ChiliBlanket Again Targets Poverty
Prince George, B.C. – The 13th annual Chili Blanket event held outside the Prince George Courthouse on Saturday addressed poverty in the city and province and attempted to help those who struggle to keep warm and fed on a daily basis.
The Northern Women’s Forum (NWF) hosts the event each year to rally against poverty and advocate against violence directed toward women. Organizers have been busy collecting blankets and winter wear at the College of New Caledonia for distribution to those in need who attended Saturday’s ChiliBlanket 13. Local residents also dropped off clothing, blankets, good winter coats and many other items at the event itself.
Hot chili, hot chocolate and music were provided on the courthouse steps, and organizers issued a public call for a provincial poverty reduction plan, noting that an increasing number of families in B.C. have been pushed into poverty due to governmental policies.
Organizer Jan Mastromatteo told the crowd “once again it’s time to attempt to make the current governments listen to voices in northern BC. We’re here to speak loudly about the continuing erosion of social programs in this province, or ever more egregious cuts to services for the disadvantaged and specifically the rights and services for women and families on the part of the provincial and federal governments.”
“Today we invite you to stand up for the struggle to gain measures that support the right of all Canadians to basic requirements of food, clothing and shelter, public services and the provision of fundamental human rights.”
Mastromatteo supplied a list of initiatives the NWF is calling for, including a BC minimum wage of $15/hour, a living wage for regular and contract employees, an increase in income and disability assistance rates, a child benefit for people under 18, implementation of recommendations from the Truth and Reconciliation Commission, a tribunal on missing and murdered aboriginal women in BC and across Canada and a $10 a day child care plan.
North Central Labour Council President Troy Zohner says “we’re hoping that at some point governments also see the importance of making sure that the people who are marginalized and disadvantaged in all our communities in our province get the resources that they need so that we don’t have to keep doing these types of events in the future.”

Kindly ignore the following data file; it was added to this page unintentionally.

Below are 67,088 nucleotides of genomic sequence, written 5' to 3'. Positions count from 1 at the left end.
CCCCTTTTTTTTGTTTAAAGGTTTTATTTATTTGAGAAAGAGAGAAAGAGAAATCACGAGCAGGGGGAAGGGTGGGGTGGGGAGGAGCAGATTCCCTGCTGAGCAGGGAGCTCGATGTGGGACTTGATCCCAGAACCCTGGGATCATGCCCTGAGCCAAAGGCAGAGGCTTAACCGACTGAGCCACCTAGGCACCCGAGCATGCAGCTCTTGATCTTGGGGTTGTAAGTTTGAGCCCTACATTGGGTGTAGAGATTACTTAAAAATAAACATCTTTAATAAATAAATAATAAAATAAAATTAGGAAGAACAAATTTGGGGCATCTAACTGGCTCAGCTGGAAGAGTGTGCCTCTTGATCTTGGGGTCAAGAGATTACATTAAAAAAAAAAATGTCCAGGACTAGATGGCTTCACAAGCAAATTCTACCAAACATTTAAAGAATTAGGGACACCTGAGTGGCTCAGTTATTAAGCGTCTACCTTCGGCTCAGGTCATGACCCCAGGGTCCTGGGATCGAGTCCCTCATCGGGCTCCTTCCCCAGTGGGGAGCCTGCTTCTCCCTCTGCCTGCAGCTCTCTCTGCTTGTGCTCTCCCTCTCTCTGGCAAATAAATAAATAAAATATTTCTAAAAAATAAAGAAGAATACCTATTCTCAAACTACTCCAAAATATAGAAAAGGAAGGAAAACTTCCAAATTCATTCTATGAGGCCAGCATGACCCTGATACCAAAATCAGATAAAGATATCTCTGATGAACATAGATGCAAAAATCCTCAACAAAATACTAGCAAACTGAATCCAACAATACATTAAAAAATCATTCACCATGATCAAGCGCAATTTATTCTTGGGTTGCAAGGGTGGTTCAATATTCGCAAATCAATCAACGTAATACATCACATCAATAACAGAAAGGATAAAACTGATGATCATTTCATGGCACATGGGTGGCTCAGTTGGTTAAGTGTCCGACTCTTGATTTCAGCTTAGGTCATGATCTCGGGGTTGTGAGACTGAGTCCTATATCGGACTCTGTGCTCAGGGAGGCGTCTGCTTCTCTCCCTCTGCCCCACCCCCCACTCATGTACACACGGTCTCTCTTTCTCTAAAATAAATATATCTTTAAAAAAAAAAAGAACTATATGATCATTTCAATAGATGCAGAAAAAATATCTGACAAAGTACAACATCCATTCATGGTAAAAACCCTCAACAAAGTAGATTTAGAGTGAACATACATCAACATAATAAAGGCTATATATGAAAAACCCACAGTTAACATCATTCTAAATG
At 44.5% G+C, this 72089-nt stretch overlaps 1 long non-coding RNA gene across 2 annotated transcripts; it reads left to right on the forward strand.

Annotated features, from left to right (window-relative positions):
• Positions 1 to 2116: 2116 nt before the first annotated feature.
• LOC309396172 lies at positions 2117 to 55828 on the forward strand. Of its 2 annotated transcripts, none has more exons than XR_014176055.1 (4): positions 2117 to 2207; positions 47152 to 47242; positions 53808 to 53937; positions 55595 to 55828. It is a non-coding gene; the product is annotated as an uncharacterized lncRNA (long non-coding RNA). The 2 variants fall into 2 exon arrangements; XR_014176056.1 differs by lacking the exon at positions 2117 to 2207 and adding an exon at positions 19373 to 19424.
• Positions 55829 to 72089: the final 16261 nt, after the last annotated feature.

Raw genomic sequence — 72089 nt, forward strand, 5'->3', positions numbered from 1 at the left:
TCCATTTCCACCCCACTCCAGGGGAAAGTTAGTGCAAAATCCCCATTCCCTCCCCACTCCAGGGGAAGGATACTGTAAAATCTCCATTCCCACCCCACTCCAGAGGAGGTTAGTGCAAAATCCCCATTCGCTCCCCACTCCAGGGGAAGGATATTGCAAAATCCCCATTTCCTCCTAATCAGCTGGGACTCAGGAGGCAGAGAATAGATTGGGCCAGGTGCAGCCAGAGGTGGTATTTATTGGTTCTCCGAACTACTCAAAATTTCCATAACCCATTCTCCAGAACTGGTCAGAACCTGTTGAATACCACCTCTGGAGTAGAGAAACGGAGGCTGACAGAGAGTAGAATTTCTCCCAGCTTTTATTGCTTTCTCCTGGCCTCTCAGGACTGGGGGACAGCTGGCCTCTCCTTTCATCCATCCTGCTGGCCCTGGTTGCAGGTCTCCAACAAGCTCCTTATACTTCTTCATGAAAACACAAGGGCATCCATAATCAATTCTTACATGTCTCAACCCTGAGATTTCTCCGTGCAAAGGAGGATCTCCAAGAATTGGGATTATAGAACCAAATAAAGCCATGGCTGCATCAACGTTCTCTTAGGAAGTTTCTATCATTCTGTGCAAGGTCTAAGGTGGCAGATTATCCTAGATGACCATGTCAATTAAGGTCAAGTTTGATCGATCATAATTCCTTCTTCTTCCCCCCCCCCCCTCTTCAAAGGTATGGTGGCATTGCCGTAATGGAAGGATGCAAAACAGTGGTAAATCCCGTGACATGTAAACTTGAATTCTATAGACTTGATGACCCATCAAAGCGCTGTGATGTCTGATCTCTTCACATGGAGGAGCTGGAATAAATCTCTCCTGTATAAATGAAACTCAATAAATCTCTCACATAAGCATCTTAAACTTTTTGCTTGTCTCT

Representing students, Lexy Dho, member of the Executive Committee of the CNC Student Union said “I know that Canada’s new Prime Minister, Justin Trudeau, said that he put an equal number of women in (his) government (cabinet) because it’s 2015. That is a great way to empower women but more needs to be done.”
“Violence against women continues to be an issue in Canada. Poverty and a lack of access to education are also serious failures for many women here in the north. These problems will not be solved by saying its 2015. We must have real action and intelligent programs from the federal and provincial government if women are to achieve real equality in Canada.” She added that December 6th marks the 26th anniversary of the killing of 14 women at the Ecole Polytechnique in Montreal by a gunman who professed his hatred of women. The gunman wounded another 14 people before killing himself.
A founding member of the Northern Women’s Forum, Dawn Hemingway (below), stressed that Saturday marked “the 13th time that the Northern Women’s Forum and all of you have come together to try and address the question of poverty and also violence against women in our community. It’s much like the food banks that started when I was in university, that was only supposed to be an emergency service for one year and here we are, it’s become a part of our whole structure for providing support to people in our community.”
She pointed to the just-released report by the BC Child and Youth Advocacy Coalition which showed “that one in five children still live in poverty and for those people who are in a single parent family, the percentage is much, much higher. There’s many people in our community who either don’t have affordable housing or in fact are homeless.”
“Seniors, they can’t make ends meet on the kinds of pensions they’re receiving, and this is even worse for older, single women.”
“I teach at the university. It’s really hard to take the fact that students come out of university with a loan that basically is like having a mortgage on a house. This should not be happening. Many First Nations in BC are without treaties and not necessarily with basic services that they need in their communities. Women, children, transgendered people and other citizens continue to experience violence.”
Hemingway says “there’s many things that are going on right now that make me feel like, has anything really changed?”
“Now, having said all that I think its important for us to recognize that there has been some positive change. I think one of the things that we can look at here is that we did have a change in our municipal government last year, a change for the better.”
“We also know happily that there is no more Harper government. However, I pose the question, will Trudeau’s “sunny days” really be any different on the ground? I know we hope they will be but something to keep in mind.”
And Hemingway pointed to the government of Christy Clark in saying “we continue to hear, especially from our provincial government, that the solution to poverty is to give more money to the large corporations who want to take our resources out of the ground, many of whom are not even from here and have no stake in ensuring that we have our land and environment protected.”
There were no government representatives on hand to address the rally against poverty.